What do you see? Open outlets, dangling wires, house plants, paper clips, toys…that long-lost earring you dropped weeks ago?

All of these are potential hazards to your cat. Seal those outlets with plastic safety plugs because cats are curious and may explore the outlet with their claws. Wires or cables, whether dangling or on the floor, should be concealed with rubber strips to prevent chewing, or worse. The strips are available from office supply stores, big box stores and online. Alternatively, you can make your own using paper towel tubes cut lengthwise and taped down. Of course you’ll need to watch that your cat doesn’t like to chew the tape.

Some cats are naturally drawn to plants and may consider them a green snack. Many common house plants, flowers and roots are toxic to cats. Remove toxic plants, such as lilies, from your home.  Keep a watchful eye if your cat likes to chew on plants, real or artificial; they may need to be relocated to an area away from your cat.

Our homes are filled with objects we use daily for our convenience and small items such as paper clips, pins, and twist ties must be securely stored away. Yarn, thread, ribbons and dental floss are potentially life-threatening hazards to cats. Cat tongues are covered with backward facing, hook shaped barbs that make the tongue feel rough. The barbs are “one way only” and prevent cats from “unswallowing.” Swallowed string can cause intestinal blockage leading to emergency surgery or death. Never try to pull string out of your cat’s mouth—get to your veterinarian immediately!

Since we’re talking about stringy items, take a look at those window treatments! Blind cords, decorative tassels, curtain ties, heck, the curtains themselves invite exploration. Your cat could become entangled in the cords, ties, or decorative pieces and risk strangulation. Secure them out of reach.

Other high spaces to now be aware of include counters in the kitchen and bathrooms. Store food, sharp objects and medicines safely out of reach. While we’re in the kitchen, put covers on stove top burners to prevent burns. Put cleaning supplies away and install cabinet latches to prevent feline exploration.

Now that your home is kitty-proofed it’s time to set up a feline B & B before your cat’s arrival. That means having the essentials of a sturdy carrier for transport to your home, food, water, dishes, litter, litter box, bedding, and a scratching post in place before you bring home your cat. Have everything set up away from the hubbub so your cat can adjust in a quiet retreat. Stick with you cat’s current food and litter; you may change later, if your cat agrees. Try to bring home a bottle of the same water your cat is accustomed to drinking or use bottled water to prevent an upset tummy while transitioning to your water source.  If possible, bring home a personal item, such as bedding, with your cat’s personal scent on it for an extra touch of comfort.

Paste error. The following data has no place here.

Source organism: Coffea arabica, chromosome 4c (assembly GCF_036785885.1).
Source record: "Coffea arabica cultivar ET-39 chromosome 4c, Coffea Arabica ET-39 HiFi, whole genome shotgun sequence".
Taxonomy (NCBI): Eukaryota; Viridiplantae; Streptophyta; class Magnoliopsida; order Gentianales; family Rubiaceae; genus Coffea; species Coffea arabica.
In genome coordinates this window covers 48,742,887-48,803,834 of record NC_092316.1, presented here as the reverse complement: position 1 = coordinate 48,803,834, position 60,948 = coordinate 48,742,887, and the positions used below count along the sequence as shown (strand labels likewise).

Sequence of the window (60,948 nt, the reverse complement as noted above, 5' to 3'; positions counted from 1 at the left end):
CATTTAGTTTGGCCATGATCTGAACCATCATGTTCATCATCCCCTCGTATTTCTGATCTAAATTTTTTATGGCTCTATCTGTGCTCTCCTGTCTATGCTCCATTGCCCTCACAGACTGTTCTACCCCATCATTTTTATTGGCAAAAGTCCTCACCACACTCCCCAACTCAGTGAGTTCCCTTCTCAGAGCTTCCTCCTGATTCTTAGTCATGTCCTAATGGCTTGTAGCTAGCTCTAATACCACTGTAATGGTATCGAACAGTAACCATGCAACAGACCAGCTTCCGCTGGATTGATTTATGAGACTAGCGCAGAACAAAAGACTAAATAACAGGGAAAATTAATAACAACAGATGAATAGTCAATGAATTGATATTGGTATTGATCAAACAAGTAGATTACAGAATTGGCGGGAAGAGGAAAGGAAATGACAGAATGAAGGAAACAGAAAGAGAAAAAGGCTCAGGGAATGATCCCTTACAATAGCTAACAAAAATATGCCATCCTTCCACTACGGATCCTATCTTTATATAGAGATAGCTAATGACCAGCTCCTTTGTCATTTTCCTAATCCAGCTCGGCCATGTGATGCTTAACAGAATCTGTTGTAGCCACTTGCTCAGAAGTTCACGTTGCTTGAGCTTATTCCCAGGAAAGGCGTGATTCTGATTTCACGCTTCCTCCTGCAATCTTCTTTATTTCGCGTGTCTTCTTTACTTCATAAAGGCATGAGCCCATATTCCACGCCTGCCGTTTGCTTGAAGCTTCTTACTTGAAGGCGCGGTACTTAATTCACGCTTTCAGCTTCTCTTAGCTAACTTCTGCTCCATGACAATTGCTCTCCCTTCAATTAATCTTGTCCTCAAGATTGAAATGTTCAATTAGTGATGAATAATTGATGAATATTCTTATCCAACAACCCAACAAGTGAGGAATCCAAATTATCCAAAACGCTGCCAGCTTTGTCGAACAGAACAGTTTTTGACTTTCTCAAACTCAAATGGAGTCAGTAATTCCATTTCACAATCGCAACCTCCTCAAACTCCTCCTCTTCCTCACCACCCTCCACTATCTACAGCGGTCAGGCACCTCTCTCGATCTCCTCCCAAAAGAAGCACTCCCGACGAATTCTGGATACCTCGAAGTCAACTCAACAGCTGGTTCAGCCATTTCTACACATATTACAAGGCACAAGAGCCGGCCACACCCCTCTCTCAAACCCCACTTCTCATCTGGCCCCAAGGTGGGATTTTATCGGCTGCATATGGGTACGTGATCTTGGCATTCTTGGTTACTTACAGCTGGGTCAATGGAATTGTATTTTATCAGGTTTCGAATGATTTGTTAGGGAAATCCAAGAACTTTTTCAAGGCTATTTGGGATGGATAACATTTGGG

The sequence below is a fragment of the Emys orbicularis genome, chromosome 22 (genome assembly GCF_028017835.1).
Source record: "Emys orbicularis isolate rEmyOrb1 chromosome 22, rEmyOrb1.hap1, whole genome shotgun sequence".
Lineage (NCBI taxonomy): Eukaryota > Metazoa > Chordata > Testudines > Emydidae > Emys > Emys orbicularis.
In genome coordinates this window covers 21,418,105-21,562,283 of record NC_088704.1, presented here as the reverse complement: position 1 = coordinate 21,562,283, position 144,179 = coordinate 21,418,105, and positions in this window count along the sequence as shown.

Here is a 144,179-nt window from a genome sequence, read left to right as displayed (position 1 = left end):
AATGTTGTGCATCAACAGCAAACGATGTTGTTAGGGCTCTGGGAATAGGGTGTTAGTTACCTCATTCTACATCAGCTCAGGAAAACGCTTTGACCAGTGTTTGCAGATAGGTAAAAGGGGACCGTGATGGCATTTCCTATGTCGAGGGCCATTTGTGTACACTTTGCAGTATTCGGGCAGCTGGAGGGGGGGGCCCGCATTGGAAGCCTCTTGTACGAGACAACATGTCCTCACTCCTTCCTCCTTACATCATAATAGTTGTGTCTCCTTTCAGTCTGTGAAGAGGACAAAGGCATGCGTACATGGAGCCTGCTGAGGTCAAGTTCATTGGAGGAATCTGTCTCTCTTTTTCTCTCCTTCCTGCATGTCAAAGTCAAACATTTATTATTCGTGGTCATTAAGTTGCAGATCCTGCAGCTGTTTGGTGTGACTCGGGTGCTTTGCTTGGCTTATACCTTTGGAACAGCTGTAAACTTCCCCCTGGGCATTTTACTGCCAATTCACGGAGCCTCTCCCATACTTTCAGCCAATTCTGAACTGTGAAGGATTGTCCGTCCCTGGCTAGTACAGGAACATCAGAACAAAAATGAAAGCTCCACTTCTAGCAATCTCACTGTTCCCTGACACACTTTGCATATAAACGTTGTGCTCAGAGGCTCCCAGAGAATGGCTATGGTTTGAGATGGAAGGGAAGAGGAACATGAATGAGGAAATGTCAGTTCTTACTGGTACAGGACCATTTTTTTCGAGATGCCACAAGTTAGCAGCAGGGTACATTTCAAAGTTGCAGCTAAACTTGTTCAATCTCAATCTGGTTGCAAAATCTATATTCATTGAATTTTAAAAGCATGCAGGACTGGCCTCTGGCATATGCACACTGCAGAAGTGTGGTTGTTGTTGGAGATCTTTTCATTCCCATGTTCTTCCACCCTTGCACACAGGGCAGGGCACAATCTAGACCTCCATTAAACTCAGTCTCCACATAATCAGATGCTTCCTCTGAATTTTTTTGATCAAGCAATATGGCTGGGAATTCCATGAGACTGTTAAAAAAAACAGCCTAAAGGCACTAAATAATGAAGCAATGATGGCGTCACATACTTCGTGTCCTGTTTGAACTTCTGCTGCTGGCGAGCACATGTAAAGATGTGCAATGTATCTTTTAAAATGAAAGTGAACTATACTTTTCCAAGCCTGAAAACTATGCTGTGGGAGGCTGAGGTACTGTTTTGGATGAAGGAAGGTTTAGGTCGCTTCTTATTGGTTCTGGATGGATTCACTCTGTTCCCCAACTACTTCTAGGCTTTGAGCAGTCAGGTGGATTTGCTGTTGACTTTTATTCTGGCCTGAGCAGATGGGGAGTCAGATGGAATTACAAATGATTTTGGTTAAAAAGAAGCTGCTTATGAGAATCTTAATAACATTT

Bring your cat home on a quiet day so you can give full attention. When you get home release your kitty in the B & B area, not in the middle of the action in the living area. Liken the move to being dropped smack dab in the middle of an unknown city during rush hour. Where’s your hotel? Where do you eat? Where’s the toilet? What areas should you avoid? Is that a dog? It’s overwhelming. Some cats are outgoing and adjust quickly while others are more reserved and take time to adjust. Allow your cat to acclimate on personal feline time, not yours.

You and your new cat are embarking on a life-long journey together and early preparations ensure you create a paw-sitive relationship with your cat from the start.

Buy Ramona’s great new book Cats for the GENIUS at http://lindalysakowski.com/for-the-genius-books/#/cats-for-the-genius/

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Telling Your Donors Who You Are

Telling the reader who you are is a key component of your case for support. Although the case for support is not the same thing as the strategic plan, much of the information you need can usually be found in your strategic plan. Your case, as your plan, should start with mission, vision, and values. Your mission tells people who you are and what you do. Your vision tells the reader not only where you see your organization headed in the future, but how you envision your community at some point in the future, because your organization exists.

 Values are important to your case because you want readers to see that your values resonate with theirs. Your values represent who you are as an organization and what your core business philosophy is. Your donors can look at your values or value statements to find out more about you, your organization, and how you operate.